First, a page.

Since 2008, Shiloh residents and a steady stream of potential customers have been passing what was to be a large commercial and residential development called Three Springs at Shiloh.
Dirt was moved. A credit union was built. Big pipes were buried. And it sat.
Developer Paul McKee was unable to get the project moving, despite it being at the heart of this area’s fastest-growing commercial district with two major roads intersecting there as well as an Interstate 64 interchange a few hundred yards away.
Dierbergs Markets put together the commercial area across Frank Scott Parkway from the property, which includes a Target and storefronts that are bustling. They recently found out their store was sinking into the old coal mine shafts and got the village to shoulder some of the $8 million to pump concrete into the mines.
Premium content for only $0.99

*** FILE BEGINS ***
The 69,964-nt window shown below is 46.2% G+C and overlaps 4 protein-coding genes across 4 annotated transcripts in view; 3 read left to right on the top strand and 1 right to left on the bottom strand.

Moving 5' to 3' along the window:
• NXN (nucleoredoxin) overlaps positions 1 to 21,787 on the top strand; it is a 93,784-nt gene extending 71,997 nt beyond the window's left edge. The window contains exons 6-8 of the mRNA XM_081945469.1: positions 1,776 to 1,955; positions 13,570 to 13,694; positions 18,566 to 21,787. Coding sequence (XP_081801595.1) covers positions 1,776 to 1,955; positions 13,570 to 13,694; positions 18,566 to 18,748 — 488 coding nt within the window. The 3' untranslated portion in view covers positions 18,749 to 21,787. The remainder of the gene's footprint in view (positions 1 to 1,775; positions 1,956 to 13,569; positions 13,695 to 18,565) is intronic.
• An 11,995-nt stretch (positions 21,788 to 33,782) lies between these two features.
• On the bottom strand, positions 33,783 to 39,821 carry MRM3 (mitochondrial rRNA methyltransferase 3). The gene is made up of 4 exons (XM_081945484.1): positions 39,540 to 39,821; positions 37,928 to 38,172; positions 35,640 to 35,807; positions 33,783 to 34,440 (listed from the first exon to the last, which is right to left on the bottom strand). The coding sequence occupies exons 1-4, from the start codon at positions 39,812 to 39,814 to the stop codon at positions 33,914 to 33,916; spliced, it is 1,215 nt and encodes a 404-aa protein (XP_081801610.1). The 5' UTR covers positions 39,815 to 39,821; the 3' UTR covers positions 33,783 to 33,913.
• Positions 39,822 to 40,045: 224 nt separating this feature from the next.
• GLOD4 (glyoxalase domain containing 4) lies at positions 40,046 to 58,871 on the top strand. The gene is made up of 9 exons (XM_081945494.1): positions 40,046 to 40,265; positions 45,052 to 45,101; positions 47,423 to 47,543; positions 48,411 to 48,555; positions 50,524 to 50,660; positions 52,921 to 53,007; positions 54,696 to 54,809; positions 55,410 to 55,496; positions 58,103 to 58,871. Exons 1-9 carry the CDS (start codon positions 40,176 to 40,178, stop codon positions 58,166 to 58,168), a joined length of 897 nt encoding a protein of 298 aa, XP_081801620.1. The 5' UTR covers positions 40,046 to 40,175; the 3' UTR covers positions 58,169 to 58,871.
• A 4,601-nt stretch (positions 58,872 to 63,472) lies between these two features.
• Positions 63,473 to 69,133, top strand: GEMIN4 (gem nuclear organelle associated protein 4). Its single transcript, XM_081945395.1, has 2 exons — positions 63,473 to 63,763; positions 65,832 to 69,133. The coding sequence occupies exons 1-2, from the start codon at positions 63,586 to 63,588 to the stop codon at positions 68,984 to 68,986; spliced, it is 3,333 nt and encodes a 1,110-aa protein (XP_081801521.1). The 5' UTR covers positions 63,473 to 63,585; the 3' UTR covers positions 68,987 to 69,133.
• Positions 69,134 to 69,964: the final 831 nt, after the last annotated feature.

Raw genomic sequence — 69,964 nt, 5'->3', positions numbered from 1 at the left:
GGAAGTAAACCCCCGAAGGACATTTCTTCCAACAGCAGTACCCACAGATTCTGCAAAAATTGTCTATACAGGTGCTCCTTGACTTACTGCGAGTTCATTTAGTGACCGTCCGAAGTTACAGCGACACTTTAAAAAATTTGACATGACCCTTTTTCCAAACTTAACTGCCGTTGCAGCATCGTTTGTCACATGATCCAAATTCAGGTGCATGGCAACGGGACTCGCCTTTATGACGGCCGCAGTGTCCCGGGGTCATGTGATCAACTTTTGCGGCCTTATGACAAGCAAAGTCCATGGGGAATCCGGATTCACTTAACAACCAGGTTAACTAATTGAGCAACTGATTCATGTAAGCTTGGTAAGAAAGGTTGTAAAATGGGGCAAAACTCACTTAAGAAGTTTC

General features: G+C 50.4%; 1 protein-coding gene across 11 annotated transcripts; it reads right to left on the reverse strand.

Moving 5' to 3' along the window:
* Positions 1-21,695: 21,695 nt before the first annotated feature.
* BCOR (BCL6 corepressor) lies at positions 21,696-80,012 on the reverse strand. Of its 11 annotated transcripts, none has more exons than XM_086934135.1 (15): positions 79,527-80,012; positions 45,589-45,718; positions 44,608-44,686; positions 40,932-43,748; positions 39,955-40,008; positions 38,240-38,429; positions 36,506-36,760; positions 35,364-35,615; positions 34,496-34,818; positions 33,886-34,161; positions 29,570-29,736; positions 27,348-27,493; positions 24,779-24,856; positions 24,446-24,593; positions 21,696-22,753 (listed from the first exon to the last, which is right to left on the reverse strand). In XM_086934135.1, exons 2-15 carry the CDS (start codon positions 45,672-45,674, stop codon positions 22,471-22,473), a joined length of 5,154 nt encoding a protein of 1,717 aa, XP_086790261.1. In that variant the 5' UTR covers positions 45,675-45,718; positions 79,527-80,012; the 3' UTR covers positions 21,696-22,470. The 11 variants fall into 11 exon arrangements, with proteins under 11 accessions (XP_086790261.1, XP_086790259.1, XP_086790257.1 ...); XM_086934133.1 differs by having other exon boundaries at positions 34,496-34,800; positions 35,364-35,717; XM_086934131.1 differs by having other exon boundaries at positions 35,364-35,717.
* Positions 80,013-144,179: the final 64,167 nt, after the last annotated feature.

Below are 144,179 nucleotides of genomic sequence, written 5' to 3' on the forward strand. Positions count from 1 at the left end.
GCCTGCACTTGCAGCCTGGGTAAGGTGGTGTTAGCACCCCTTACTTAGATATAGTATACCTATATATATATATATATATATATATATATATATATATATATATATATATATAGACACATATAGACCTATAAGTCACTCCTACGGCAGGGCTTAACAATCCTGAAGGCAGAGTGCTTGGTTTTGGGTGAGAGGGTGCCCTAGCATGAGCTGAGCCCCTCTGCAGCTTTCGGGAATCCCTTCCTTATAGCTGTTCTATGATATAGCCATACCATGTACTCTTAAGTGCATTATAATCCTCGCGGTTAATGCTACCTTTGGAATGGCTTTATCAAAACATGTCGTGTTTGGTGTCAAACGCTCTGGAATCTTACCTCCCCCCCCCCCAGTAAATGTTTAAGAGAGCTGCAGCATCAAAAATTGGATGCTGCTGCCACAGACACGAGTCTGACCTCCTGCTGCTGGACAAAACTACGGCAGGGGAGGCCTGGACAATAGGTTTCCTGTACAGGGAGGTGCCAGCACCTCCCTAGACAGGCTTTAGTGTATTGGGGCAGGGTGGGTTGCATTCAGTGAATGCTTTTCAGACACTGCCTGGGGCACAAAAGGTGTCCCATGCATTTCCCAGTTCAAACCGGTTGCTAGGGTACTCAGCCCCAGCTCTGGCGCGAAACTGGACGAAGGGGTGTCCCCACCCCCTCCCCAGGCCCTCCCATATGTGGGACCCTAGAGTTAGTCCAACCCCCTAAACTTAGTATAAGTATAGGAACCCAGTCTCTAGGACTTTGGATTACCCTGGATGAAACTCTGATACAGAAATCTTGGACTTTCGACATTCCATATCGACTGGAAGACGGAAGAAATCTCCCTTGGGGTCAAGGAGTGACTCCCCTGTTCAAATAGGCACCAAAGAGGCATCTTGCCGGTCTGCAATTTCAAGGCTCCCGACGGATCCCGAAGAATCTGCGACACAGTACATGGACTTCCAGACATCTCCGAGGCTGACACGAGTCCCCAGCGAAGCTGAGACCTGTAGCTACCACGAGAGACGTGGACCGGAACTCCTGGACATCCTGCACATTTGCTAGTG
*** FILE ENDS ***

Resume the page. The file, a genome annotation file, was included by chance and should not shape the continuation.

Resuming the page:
For the most comprehensive local coverage, subscribe today.
With a little extra cash on hand and undaunted by that sinking feeling, they decided to buy the 133-acre site and will bring plans to the Shiloh Village Board later.
Shiloh put together a tax increment financing district for the land back in 2008. Brent Beumer, Dierbergs vice president of real estate and their lawyer, said Dierbergs realizes the district is maturing.
“I think it’s important to note that we are not asking to extend the TIF, it has been in place since 2008, and the clock so to speak is running on the TIF — we are aware of that, we understand that the statutory duration of 23 years is not going to be added to it and we are OK with that,” Beumer said.
Imagine that. Another 15 years might just be enough time to cure the “blight” at the region’s development hot spot.
Shiloh schools better hope for a higher mix of senior apartments on the land. The village’s estimate of 40 kids sounds way off, but even that number represents another $560,000 cost to the schools at the same time the village is busy handing the schools’ share of property taxes to Dierbergs.
They intended to hand McKee $17 million. Stay tuned for the Dierbergs ask, which may or may not include the cost of pumping more concrete underground.